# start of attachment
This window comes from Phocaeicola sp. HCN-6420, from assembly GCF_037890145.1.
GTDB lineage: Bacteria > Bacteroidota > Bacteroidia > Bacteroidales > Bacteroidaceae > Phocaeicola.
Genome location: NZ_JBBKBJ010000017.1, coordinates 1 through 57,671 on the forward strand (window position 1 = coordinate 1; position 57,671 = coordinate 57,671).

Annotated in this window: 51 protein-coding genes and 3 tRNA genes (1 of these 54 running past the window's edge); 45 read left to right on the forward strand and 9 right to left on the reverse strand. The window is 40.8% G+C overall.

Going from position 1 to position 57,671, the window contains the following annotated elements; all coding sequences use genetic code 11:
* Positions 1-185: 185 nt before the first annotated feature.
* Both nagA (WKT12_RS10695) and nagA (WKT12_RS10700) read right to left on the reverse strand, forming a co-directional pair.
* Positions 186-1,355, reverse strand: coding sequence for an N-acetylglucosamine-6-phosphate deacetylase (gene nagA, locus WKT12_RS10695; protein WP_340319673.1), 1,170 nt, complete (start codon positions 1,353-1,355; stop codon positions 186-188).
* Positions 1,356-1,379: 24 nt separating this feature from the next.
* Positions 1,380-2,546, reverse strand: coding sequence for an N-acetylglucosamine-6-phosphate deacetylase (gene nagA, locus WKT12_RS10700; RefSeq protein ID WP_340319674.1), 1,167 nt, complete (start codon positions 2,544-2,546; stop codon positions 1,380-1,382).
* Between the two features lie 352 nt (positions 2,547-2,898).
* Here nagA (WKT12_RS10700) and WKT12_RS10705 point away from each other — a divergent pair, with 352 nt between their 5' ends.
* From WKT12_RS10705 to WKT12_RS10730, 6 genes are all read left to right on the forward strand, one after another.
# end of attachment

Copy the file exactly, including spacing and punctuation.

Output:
This window comes from Phocaeicola sp. HCN-6420, from assembly GCF_037890145.1.
GTDB lineage: Bacteria > Bacteroidota > Bacteroidia > Bacteroidales > Bacteroidaceae > Phocaeicola.
Genome location: NZ_JBBKBJ010000017.1, coordinates 1 through 57,671 on the forward strand (window position 1 = coordinate 1; position 57,671 = coordinate 57,671).

Annotated in this window: 51 protein-coding genes and 3 tRNA genes (1 of these 54 running past the window's edge); 45 read left to right on the forward strand and 9 right to left on the reverse strand. The window is 40.8% G+C overall.

Going from position 1 to position 57,671, the window contains the following annotated elements; all coding sequences use genetic code 11:
* Positions 1-185: 185 nt before the first annotated feature.
* Both nagA (WKT12_RS10695) and nagA (WKT12_RS10700) read right to left on the reverse strand, forming a co-directional pair.
* Positions 186-1,355, reverse strand: coding sequence for an N-acetylglucosamine-6-phosphate deacetylase (gene nagA, locus WKT12_RS10695; protein WP_340319673.1), 1,170 nt, complete (start codon positions 1,353-1,355; stop codon positions 186-188).
* Positions 1,356-1,379: 24 nt separating this feature from the next.
* Positions 1,380-2,546, reverse strand: coding sequence for an N-acetylglucosamine-6-phosphate deacetylase (gene nagA, locus WKT12_RS10700; RefSeq protein ID WP_340319674.1), 1,167 nt, complete (start codon positions 2,544-2,546; stop codon positions 1,380-1,382).
* Between the two features lie 352 nt (positions 2,547-2,898).
* Here nagA (WKT12_RS10700) and WKT12_RS10705 point away from each other — a divergent pair, with 352 nt between their 5' ends.
* From WKT12_RS10705 to WKT12_RS10730, 6 genes are all read left to right on the forward strand, one after another.